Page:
animal [an-uh-muh l] (previously 01-22-13)
1. any member of the kingdom Animalia, comprising multicellular organisms that have a well-defined shape and usually limited growth, can move voluntarily, actively acquire food and digest it internally, and have sensory and nervous systems that allow them to respond rapidly to stimuli: some classification schemes also include protozoa and certain other single-celled eukaryotes that have motility and animallike nutritional modes.
2. any such living thing other than a human being.
3. a mammal, as opposed to a fish, bird, etc.
4. the physical, sensual, or carnal nature of human beings; animality: the animal in every person.
5. an inhuman person; brutish or beast-like person: She married an animal.
6. thing: A perfect job? Is there any such animal?
7. of, relating to, or derived from animals: animal instincts; animal fats.
8. pertaining to the physical, sensual, or carnal nature of humans, rather than their spiritual or intellectual nature: animal needs.
See more synonyms on Thesaurus.com
1, 2. Animal, beast, brute refer to sentient creatures as distinct from minerals and plants; figuratively, they usually connote qualities and characteristics below the human level. Animal is the general word; figuratively, it applies merely to the body or to animal-like characteristics: An athlete is a magnificent animal. Beast refers to four-footed animals; figuratively, it suggests a base, sensual nature: A glutton is a beast. Brute implies absence of ability to reason; figuratively, it connotes savagery as well: a drunken brute. 5. monster. 8. fleshly, physical; beastly, brutal. See carnal.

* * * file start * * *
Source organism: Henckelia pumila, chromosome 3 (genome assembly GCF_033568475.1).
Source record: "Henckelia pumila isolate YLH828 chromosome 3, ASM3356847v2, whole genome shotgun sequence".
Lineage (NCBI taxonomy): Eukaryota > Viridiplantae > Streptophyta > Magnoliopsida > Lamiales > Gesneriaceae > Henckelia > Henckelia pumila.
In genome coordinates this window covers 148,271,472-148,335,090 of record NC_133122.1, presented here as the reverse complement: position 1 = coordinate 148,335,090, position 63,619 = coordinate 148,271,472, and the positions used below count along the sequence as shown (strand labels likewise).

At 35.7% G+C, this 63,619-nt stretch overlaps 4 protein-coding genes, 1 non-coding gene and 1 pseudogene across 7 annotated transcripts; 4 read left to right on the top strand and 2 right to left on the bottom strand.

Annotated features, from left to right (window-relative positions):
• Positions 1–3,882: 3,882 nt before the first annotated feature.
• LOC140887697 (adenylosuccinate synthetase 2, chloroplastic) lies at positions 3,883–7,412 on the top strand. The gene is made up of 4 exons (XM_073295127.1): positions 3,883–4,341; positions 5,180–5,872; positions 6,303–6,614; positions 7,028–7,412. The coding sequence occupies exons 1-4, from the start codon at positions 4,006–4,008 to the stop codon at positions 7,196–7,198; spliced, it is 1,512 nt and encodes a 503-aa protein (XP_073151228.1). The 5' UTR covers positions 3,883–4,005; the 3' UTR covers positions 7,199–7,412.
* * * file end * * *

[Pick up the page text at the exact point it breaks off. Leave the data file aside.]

Origin: 1300-50; Middle English (< Old French) < Latin, noun derivative (with loss of final vowel and shortening of ā) of animāle, neuter of animālis living, animate, equivalent to anim(a) air, breath + -ālis -al1; E adj. also directly < Latin animālis
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